Diomede Islands

Diomede Islands

[dahy-uh-meed]
Diomede Islands, pair of rocky islands in Bering Strait between Alaska and Siberia. The larger island, Big Diomede, is Russian, while the smaller is part of Alaska. At 2 mi (3 km) apart, the Diomedes represent the closest approach of U.S. and Russian land masses. The first European explorer to the islands was the Danish Vitus Bering in 1728.

Two islands in the Bering Strait. Lying about 2.5 mi (4 km) apart, they are separated by the U.S.-Russian boundary, which coincides with the International Date Line. The larger island, Big Diomede (Russian Ratmanov), belongs to Russia and is the site of an important weather station. To the east lies Little Diomede Island, a part of Alaska.

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The Diomede Islands (острова Диомида , ostrová Diomída), also known in Russia as Gvozdev Islands (острова Гвоздёва, ostrová Gvozdjova), consist of two rocky, tuya-type islands: the U.S. island of Little Diomede (also known as Krusenstern Island – though this may also refer to other places – or by its native name Ignaluk) and the Russian island of Big Diomede (part of Chukotka Autonomous Okrug), which is also known as Imaqliq, Inaliq, Nunarbuk or Ratmanov Island. They are located in the middle of the Bering Strait between mainland Alaska, USA and Siberia, Russia, with the Chukchi Sea to the north and the Bering Sea to the south. 15 km to the southeast is Fairway Rock, which is usually not considered part of the Diomede Islands.

The islands are separated by an international border and the International Date Line which is approximately 1 km (0.6 mi) from each island. At the closest distance between Little Diomede and Big Diomede, the two islands are only about 4 km (2.4 mi) apart. The small habitation on Little Diomede Island is centered to the west side of the island at the village of Diomede.

The Big Diomede Island is Russia's easternmost point and despite being the western one of the two islands, it is located at what is considered east on the map. In the same way, the Little Diomede Island, USA, despite of being eastern one of the two islands, is located at what is considered west on the map. The confusion between the east and the west near the 180th meridian is due to the very definition of a geographic coordinate system. For geographical and political reasons, even if located on the 169th meridian west, Big Diomede is included in what we call the eastern part of the world. Yet further east than Little Diomede, Alaska's Attu Island in the Aleutian Islands is the westernmost point of the United States even if located on the 173rd meridian east, also the westernmost point of the Earth.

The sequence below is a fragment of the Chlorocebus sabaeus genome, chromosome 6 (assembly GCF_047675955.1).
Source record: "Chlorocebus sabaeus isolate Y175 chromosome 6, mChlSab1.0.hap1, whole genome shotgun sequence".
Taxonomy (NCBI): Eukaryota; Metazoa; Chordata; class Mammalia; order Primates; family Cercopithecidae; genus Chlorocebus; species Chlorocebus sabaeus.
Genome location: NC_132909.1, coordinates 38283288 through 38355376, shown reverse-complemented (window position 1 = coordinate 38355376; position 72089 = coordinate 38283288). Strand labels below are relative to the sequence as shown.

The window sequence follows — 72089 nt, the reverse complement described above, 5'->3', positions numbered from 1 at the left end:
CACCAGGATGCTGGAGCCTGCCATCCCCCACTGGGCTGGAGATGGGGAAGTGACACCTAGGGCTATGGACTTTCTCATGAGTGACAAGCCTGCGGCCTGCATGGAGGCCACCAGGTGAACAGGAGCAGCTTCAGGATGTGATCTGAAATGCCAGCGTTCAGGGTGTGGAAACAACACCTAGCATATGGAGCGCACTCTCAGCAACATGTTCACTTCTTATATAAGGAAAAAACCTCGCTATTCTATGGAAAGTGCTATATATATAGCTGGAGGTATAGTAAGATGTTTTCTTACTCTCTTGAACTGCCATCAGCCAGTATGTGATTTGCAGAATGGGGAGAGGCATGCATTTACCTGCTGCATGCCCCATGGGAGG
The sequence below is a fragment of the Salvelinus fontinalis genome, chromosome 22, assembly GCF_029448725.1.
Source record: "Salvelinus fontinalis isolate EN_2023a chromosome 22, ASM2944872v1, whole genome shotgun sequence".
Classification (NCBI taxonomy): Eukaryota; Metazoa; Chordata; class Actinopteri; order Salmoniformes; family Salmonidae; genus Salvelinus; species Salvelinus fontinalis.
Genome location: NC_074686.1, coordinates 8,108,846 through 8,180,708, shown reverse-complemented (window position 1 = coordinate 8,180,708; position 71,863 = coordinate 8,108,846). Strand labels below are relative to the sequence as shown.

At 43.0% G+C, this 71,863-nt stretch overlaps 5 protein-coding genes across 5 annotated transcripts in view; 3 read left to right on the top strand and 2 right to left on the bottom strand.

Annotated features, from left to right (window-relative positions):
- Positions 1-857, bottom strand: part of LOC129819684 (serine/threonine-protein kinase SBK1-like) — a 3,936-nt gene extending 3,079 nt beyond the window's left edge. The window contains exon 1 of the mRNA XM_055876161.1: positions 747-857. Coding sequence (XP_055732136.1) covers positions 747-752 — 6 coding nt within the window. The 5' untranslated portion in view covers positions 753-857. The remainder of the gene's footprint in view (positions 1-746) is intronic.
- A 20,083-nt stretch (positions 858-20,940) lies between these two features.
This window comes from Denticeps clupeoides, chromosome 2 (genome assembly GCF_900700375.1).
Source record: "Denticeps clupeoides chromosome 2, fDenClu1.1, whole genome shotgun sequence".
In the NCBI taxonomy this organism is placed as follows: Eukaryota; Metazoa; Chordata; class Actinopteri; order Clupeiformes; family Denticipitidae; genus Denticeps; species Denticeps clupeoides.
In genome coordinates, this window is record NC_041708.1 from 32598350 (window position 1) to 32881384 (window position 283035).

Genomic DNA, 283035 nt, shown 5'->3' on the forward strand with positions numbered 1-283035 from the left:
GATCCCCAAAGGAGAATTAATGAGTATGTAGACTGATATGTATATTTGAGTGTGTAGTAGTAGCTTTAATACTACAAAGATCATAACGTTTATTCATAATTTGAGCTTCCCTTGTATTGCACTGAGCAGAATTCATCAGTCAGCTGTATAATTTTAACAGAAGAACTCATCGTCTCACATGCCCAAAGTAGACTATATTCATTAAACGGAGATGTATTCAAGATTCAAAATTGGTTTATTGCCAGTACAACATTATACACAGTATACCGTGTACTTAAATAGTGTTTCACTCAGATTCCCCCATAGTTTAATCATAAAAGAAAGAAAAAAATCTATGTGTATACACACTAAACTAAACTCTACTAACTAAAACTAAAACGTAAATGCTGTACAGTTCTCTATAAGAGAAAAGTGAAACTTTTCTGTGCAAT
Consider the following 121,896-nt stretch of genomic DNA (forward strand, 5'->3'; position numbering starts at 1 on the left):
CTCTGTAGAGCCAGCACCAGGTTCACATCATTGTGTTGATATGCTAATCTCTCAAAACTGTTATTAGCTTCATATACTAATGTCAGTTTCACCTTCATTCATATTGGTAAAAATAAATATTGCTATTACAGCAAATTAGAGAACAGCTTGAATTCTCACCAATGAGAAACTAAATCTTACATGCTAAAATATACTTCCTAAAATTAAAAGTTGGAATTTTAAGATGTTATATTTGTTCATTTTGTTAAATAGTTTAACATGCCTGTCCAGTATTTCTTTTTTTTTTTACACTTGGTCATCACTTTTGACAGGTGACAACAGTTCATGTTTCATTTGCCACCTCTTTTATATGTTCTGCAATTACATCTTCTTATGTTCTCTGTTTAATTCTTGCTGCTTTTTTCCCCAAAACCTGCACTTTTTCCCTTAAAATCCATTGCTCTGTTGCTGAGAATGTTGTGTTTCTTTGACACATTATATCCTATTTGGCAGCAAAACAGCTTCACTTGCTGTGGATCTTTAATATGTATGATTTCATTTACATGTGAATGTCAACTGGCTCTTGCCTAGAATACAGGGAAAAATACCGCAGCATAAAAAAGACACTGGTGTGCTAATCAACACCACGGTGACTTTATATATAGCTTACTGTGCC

In April 2007 students on Little Diomede made a QuickTime VR Panorama The QTVR files show both the US and Russian islands quite clearly, with the International Date Line tracing an invisible line on the ice between them.

The Diomede Islands are often mentioned as likely intermediate stops for a bridge or tunnel (Bering Strait bridge) spanning the Bering Strait.

History

The first European to reach the islands was the Russian explorer Semyon Dezhnev in 1648. A Danish navigator (in Russian service) Vitus Bering re-discovered the Diomede Islands on August 16, 1728, the day when the Russian Orthodox Church celebrates the memory of the martyr St. Diomede (hence, the name of the islands). In 1732, a Russian geodesist, Mikhail Gvozdev, plotted the islands on the map (hence, another name).

The text of the 1867 treaty finalizing the sale of Alaska uses the islands to designate the boundary between the two nations: The border separates "equidistantly Krusenstern Island, or Ignaluk, from Ratmanov Island, or Nunarbuk, and heads northward infinitely until it disappears completely in the Arctic Ocean."

Because the International Date Line runs down the 4-km (2.5-mi) gap between the two islands, you can look from Alaska into "tomorrow" in Russia.

During the Cold War, that gap constituted the border between the USA and the USSR, and became known as the "Ice Curtain". In 1987, however, Lynne Cox swam from one island to the other, and was congratulated jointly by Ronald Reagan and Mikhail Gorbachev.

In summer 1995, British television actor and documentary presenter Michael Palin started his counterclockwise circumnavigation of the Pacific Rim, encompassing 18 different countries, on Little Diomede Island, as part of the BBC series Full Circle. He intended to set foot on it again at the very end of his journey lasting nearly eight months, but was unable to do so because he was returning during the following winter (on the U.S. Coast Guard Cutter Munro), and the sea became too rough to allow him and his film crew to land on the island.

Big Diomede Island was traditionally the easternmost landmass before the IDL, and the first landmass to enter new years, if using local solar time. When using official time, a large area in eastern Russia, as well as New Zealand, has the same time zone. New Zealand also has Daylight Saving time in December, but not Russia (see time in New Zealand and time in Russia). After 1995 however, parts of Kiribati count as being further east since the IDL is now going east of them, and also on a higher timezone (GMT+14).

The native population of Big Diomede Island was relocated by the Soviet government to mainland Russia and the island is currently home to a small Russian military presence. Little Diomede has an Inupiat Eskimo population of 170 , mostly in the City of Diomede. This village there has a school, and a local store. Some eskimos there are famous for their ivory carving. Mail is delivered by helicopter, weather permitting.

See also

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References

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